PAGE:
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PriorityOne

Computer anorak here.... lol

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Morning folks... :)

 

I've recently ordered a compatible wireless router for my daughter's laptop (Wndows Vista/AOL broadband)... but am sitting here putting off the insallation in case I stuff it up and she moans for the rest of the week-end :-|.

 

She has a built in wireless facility, so what I need to know is:

 

1) Is it as straightforward as it says on the box... i.e....put disc in and follow promps?

 

2) Will I need to search the laptop to find out how to turn the wireless facility on after I've done it?

 

I've heard that AOL is a pain in the ass when it comes to this kind of thing, so just need some reassurance.... Probably won't do it today anyway.... she's due home soon and I want a nice day... :-| Looks like I'm slowly talking my way out of this, doesn't it ? :D

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I'm not with AOL so can't comment there but when I set up my wireless network it was easy.

 

Follow the instructions to the letter and you shouldn't go wrong.

 

Make sure you give your wireless network a network name and give it a password.

 

When your daughter tries to connect she will be given the names of all wireless networks in the vicinity. All she needs to do is click on your network and use the password you will give her.

The fun bit is when she pi$$es you off, you can change the password :D


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MAke sure the wireless facility is turned on on the laptop - I did mine with Virginmedia and had no problems, we've had up to 15 laptops at my dads on his network before it gave up!

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Well you make it sound so simple.... I might give it a go today :-|..... do you know if I need to turn the wireless on first... or just shove the disc in and turn the wireless on after though ?

Edited by PriorityOne
typo..

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Depending on your laptop, if the wireless capability is not turned on, the software will recognise this and offer to turn it on for you during setup. For the slightly older laptops, there will be either a switch on the front, back or sides (sounds like a haircut:p), or there will be a button around the keyboard somewhere which will have a picture of an areal or squiggly lines to simulate radio waves.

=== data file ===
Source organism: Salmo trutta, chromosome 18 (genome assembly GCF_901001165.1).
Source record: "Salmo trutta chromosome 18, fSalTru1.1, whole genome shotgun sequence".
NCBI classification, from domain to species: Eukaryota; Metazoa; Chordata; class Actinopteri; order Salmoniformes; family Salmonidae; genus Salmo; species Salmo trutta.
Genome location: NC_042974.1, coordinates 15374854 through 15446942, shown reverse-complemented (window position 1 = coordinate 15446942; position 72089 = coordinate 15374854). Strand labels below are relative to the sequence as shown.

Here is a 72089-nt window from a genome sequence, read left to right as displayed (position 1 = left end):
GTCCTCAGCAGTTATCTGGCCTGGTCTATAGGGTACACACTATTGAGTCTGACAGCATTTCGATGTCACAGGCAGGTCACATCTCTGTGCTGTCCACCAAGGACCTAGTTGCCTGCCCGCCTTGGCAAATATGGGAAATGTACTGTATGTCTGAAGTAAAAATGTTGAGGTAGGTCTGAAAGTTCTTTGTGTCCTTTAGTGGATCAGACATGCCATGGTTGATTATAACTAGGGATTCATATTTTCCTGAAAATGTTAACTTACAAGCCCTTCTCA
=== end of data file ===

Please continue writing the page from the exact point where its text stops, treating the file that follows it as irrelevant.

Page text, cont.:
If all else fails, kick them where it hurts and SOD'EM;)

 

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Depending on your laptop' date=' if the wireless capability is not turned on, the software will recognise this and offer to turn it on for you during setup. For the slightly older laptops, there will be either a switch on the front, back or sides (sounds like a haircut:p), or there will be a button around the keyboard somewhere which will have a picture of an areal or squiggly lines to simulate radio waves.[/quote']

 

 

Fingers crossed then... I'll let you all know later on.... assuming I can get up the courage and also....get back online afterwards! :eek:

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Just note Priority, that when it says in the instructions, wait a few seconds/ minutes to connect, it can mean many seconds/minutes depending on your computer & your broadband & wireless connection. When I did my first one, I got so fed up with it I walked out, only to find when I returned some hours later it was all up & running as if by magic! Of course it wasn't, it was just giving it time to think, so be patient...


Any knowledge I possess or advice I proffer is based solely on my experiences in the University of Life. Please make your own assessment of legality, risks & costs before taking any action.

 

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**UPDATE**

 

I've managed to install the modem.... but can't seem to get it/the laptop to run on Wireless. Any ideas??:confused: Is it just a case of re-starting with Wi-Fi switched on? :confused:

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**ANOTHER UPDATE**

 

Have managed to get the wireless working and am connected!!:).... BUT.... it says "unsecured network" on there:cool:, which looks a bit worrying.

 

Anyone know what this means and what I should do about it, if anything?

 

:confused:

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Good job!

 

Now, what's the make of your router Priority?

 

'Unsecured' doesn't mean that you are vulnerable to internet plagues, it just means that anyone in the vicinity of your home can pick up your network & use it for free. If you are way out in the country this prob. wouldn't matter much but if you have neighbours, it will as they could hog your network. Additionally if you allow file sharing between others on your network (eg OH, daughter etc) it means that your neighbour could also access those common files. So it's a good idea to secure it.

 

To 'secure the network' you usually have to find the settings page for your router. You will prob. have an option of security - WPA, WEP etc. Select the one you want & is suitable for your devices (WPA is more modern, supposedly more secure but I'm still on WEP with no probs), then follow the prompts to 'name your network' eg Priority; then use a password to generate a key eg. consumerforum which will then be interpreted into hexadecimal numbers/letter format automatically but note the hexadecimal config as you may need it for other devices. All devices (like your computer, PDA's etc) that you want to use wirelessly then have to be set with the same key. On a computer it should ask you for it automatically when you try to latch into the wireless network.